Reference by Danielle

1. Inside “The Laughing Room”

“The Laughing Room,” an interactive art installation by author, illustrator, and MIT graduate student Jonathan “Jonny” Sun, looks like a typical living room: couches, armchairs, coffee table, soft lighting. This cozy scene, however, sits in a glass-enclosed space, flanked by bright lights and a microphone, with a bank of laptops and a video camera positioned across the room. People wander in, take a seat, begin chatting. After a pause in the conversation, a riot of canned laughter rings out, prompting genuine giggles from the group.

Presented at the Cambridge Public Library in Cambridge, Massachusetts, Nov. 16-18, “The Laughing Room” was an artificially intelligent room programmed to play an audio laugh track whenever participants said something that its algorithm deemed funny. Sun, who is currently on leave from his PhD program within the MIT Department of Urban Studies and Planning, is an affiliate at the Berkman Klein Center for Internet and Society at Harvard University, and creative researcher at the metaLAB at Harvard, created the project to explore the increasingly social and cultural roles of technology in public and private spaces, users’ agency within and dependence on such technology, and the issues of privacy raised by these systems. The installations were presented as part of ARTificial Intelligence, an ongoing program led by MIT associate professor of literature Stephanie Frampton that fosters public dialogue about the emerging ethical and social implications of artificial intelligence (AI) through art and design.

Setting the scene

“Cambridge is the birthplace of artificial intelligence, and this installation gives us an opportunity to think about the new roles that AI is playing in our lives every day,” said Frampton. “It was important to us to set the installations in the Cambridge Public Library and MIT Libraries, where they could spark an open conversation at the intersections of art and science.

“I wanted the installation to resemble a sitcom set from the 1980s–a private, familial space,” said Sun. “I wanted to explore how AI is changing our conception of private space, with things like the Amazon Echo or Google Home, where you’re aware of this third party listening.”

“The Control Room,” a companion installation located in Hayden Library at MIT, displayed a live stream of the action in “The Laughing Room,” while another monitor showed the algorithm evaluating people’s speech in real time. Live streams were also shared online via YouTube and Periscope. “It’s an extension of the sitcom metaphor, the idea that people are watching,” said Sun. The artist was interested to see how people would act, knowing they had an audience. Would they perform for the algorithm? Sun likened it to Twitter users trying to craft the perfect tweet so it will go viral.

Programming funny

“Almost all machine learning starts from a dataset,” said Hannah Davis, an artist, musician, and programmer who collaborated with Sun to create the installation’s algorithm. She described the process at an “Artists Talk Back” event held Saturday, Nov. 17, at Hayden Library. The panel discussion included Davis; Sun; Frampton; collaborator Christopher Sun, research assistant Nikhil Dharmaraj, Reinhard Engels, manager of technology and innovation at Cambridge Public Library, Mark Szarko, librarian at MIT Libraries, and Sarah Newman, creative researcher at the metaLAB. The panel was moderated by metaLAB founder and director Jeffrey Schnapp.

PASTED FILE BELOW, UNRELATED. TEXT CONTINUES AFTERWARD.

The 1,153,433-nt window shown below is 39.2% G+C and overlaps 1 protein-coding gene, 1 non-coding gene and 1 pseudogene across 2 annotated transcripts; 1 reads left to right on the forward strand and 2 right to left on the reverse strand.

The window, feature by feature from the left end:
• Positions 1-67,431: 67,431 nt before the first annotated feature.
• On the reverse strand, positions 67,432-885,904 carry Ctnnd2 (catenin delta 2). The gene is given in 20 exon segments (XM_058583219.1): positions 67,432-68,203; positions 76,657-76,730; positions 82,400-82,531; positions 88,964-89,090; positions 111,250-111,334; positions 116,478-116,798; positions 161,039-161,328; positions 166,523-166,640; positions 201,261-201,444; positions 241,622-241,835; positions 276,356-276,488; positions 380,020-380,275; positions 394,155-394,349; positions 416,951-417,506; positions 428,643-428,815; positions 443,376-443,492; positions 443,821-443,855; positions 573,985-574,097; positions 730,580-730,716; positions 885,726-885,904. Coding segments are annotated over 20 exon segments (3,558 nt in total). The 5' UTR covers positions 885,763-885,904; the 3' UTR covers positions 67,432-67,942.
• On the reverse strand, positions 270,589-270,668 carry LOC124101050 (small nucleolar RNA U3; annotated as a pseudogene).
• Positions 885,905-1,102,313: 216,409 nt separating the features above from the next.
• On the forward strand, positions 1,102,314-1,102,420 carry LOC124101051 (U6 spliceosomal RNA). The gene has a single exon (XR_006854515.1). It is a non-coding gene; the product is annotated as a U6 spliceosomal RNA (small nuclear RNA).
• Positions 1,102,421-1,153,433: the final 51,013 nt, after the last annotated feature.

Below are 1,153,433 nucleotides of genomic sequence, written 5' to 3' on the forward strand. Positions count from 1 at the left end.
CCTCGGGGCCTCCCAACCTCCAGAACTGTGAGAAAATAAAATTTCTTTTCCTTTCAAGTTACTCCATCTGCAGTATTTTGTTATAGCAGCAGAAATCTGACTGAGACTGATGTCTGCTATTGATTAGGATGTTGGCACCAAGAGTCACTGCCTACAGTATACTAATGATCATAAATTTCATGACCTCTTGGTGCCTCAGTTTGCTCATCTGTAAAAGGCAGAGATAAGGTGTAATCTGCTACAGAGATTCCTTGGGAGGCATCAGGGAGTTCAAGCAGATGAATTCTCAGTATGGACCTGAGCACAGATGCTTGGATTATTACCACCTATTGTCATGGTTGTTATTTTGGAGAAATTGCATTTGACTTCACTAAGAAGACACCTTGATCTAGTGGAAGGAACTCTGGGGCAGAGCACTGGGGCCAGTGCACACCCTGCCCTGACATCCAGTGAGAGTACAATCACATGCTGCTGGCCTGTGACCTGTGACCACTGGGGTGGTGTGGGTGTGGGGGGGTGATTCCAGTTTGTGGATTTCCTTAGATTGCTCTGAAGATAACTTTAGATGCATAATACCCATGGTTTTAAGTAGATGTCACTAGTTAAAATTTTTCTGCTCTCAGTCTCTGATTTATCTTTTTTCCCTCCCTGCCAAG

Davis explained how, to train the algorithm, she scraped stand-up comedy routines from YouTube, selecting performances by women and people of color to avoid programming misogyny and racism into how the AI identified humor. “It determines what is the setup to the joke and what shouldn’t be laughed at, and what is the punchline and what should be laughed at,” said Davis. Depending on how likely something is to be a punchline, the laugh track plays at different intensities.

Fake laughs, real connections

Sun acknowledged that the reactions from “The Laughing Room” participants have been mixed: “Half of the people came out saying ‘that was really fun,’” he said. “The other half said ‘that was really creepy.’”

That was the impression shared by Colin Murphy, a student at Tufts University who heard about the project from following Sun on Twitter: “This idea that you are the spectacle of an art piece, that was really weird.”

“It didn’t seem like it was following any kind of structure,” added Henry Scott, who was visiting from Georgia. “I felt like it wasn’t laughing at jokes, but that it was laughing at us. The AI seems mean.”

While many found the experience of “The Laughing Room”uncanny, for others it was intimate, joyous, even magical.

“There’s a laughter that comes naturally after the laugh track that was interesting to me, how it can bring out the humanness,” said Newman at the panel discussion. “The work does that more than I expected it to.”